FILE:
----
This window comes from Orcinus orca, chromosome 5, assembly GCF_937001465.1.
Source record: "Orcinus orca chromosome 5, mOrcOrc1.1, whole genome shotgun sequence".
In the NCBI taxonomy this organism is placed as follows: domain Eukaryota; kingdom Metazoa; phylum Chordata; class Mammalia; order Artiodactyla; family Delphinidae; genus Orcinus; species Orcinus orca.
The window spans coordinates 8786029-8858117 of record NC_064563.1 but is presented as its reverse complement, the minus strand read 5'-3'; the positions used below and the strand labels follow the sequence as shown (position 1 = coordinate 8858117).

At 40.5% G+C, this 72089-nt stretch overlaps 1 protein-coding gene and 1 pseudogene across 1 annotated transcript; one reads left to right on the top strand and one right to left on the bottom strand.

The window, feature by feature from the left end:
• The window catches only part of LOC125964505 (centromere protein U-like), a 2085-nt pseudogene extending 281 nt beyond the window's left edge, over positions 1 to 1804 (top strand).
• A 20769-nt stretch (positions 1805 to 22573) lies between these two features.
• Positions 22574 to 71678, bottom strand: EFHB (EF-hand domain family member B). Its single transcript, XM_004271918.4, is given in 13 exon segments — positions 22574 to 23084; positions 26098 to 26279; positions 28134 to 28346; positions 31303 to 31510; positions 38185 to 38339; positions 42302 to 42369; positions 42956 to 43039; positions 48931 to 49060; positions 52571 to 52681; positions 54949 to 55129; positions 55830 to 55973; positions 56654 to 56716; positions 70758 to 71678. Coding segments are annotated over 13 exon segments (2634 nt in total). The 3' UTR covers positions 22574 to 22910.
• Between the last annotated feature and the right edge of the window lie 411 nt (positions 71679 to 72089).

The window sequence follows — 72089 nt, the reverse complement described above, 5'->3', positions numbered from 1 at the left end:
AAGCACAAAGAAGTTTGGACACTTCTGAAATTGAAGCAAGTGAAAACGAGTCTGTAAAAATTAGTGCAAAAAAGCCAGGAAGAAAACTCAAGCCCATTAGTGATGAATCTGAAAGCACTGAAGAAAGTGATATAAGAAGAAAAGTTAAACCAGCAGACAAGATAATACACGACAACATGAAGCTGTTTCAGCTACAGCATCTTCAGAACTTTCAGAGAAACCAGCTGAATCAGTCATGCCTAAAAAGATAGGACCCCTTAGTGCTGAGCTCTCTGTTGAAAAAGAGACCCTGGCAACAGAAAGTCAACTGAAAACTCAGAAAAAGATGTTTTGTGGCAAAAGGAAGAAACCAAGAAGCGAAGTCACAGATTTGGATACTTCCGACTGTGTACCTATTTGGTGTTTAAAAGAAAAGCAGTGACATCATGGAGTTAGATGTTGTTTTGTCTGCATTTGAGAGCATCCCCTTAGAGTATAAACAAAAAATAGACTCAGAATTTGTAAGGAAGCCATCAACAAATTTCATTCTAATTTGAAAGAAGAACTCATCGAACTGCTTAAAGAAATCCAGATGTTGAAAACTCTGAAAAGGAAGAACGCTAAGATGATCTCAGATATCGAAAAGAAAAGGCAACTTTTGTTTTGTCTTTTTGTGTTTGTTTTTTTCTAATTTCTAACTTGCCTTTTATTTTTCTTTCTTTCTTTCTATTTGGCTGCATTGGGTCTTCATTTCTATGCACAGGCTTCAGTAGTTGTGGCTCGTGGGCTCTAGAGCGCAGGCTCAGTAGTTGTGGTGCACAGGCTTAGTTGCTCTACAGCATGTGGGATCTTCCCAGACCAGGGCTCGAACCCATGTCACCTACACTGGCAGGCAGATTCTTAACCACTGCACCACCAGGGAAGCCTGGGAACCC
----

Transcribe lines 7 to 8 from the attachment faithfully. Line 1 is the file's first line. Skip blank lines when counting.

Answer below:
• The window catches only part of LOC125964505 (centromere protein U-like), a 2085-nt pseudogene extending 281 nt beyond the window's left edge, over positions 1 to 1804 (top strand).
• A 20769-nt stretch (positions 1805 to 22573) lies between these two features.